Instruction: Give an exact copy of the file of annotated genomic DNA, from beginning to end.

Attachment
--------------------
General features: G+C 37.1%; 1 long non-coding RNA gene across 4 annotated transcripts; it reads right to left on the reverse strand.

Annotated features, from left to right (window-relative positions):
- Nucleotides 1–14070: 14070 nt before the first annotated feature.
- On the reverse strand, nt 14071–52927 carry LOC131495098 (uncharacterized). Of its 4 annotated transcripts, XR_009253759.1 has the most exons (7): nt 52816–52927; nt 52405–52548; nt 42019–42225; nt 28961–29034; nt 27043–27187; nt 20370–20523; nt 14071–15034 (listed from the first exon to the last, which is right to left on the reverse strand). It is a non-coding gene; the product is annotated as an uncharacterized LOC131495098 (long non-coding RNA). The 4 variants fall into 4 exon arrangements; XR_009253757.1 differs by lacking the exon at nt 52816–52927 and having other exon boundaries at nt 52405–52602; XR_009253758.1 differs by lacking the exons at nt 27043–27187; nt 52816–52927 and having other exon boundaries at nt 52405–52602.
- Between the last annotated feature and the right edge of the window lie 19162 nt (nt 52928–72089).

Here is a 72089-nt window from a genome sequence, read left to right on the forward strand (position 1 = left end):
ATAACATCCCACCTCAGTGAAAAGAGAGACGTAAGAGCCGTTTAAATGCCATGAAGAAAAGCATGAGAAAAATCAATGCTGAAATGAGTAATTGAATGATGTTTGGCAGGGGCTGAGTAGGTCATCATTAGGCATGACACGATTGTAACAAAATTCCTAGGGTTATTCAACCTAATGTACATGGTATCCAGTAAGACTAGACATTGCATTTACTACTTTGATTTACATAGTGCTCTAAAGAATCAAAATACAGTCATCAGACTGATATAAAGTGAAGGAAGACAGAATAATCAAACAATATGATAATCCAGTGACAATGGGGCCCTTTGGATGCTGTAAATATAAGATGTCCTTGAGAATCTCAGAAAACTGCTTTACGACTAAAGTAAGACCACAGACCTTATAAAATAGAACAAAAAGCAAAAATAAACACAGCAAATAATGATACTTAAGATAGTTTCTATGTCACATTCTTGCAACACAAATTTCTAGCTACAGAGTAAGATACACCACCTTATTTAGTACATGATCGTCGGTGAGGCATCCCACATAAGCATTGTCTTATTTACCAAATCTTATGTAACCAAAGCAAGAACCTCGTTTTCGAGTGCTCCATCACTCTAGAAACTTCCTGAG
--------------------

General features: G+C 37.1%; 1 long non-coding RNA gene across 4 annotated transcripts; it reads right to left on the reverse strand.

Annotated features, from left to right (window-relative positions):
- Nucleotides 1–14070: 14070 nt before the first annotated feature.
- On the reverse strand, nt 14071–52927 carry LOC131495098 (uncharacterized). Of its 4 annotated transcripts, XR_009253759.1 has the most exons (7): nt 52816–52927; nt 52405–52548; nt 42019–42225; nt 28961–29034; nt 27043–27187; nt 20370–20523; nt 14071–15034 (listed from the first exon to the last, which is right to left on the reverse strand). It is a non-coding gene; the product is annotated as an uncharacterized LOC131495098 (long non-coding RNA). The 4 variants fall into 4 exon arrangements; XR_009253757.1 differs by lacking the exon at nt 52816–52927 and having other exon boundaries at nt 52405–52602; XR_009253758.1 differs by lacking the exons at nt 27043–27187; nt 52816–52927 and having other exon boundaries at nt 52405–52602.
- Between the last annotated feature and the right edge of the window lie 19162 nt (nt 52928–72089).

Here is a 72089-nt window from a genome sequence, read left to right on the forward strand (position 1 = left end):
ATAACATCCCACCTCAGTGAAAAGAGAGACGTAAGAGCCGTTTAAATGCCATGAAGAAAAGCATGAGAAAAATCAATGCTGAAATGAGTAATTGAATGATGTTTGGCAGGGGCTGAGTAGGTCATCATTAGGCATGACACGATTGTAACAAAATTCCTAGGGTTATTCAACCTAATGTACATGGTATCCAGTAAGACTAGACATTGCATTTACTACTTTGATTTACATAGTGCTCTAAAGAATCAAAATACAGTCATCAGACTGATATAAAGTGAAGGAAGACAGAATAATCAAACAATATGATAATCCAGTGACAATGGGGCCCTTTGGATGCTGTAAATATAAGATGTCCTTGAGAATCTCAGAAAACTGCTTTACGACTAAAGTAAGACCACAGACCTTATAAAATAGAACAAAAAGCAAAAATAAACACAGCAAATAATGATACTTAAGATAGTTTCTATGTCACATTCTTGCAACACAAATTTCTAGCTACAGAGTAAGATACACCACCTTATTTAGTACATGATCGTCGGTGAGGCATCCCACATAAGCATTGTCTTATTTACCAAATCTTATGTAACCAAAGCAAGAACCTCGTTTTCGAGTGCTCCATCACTCTAGAAACTTCCTGAG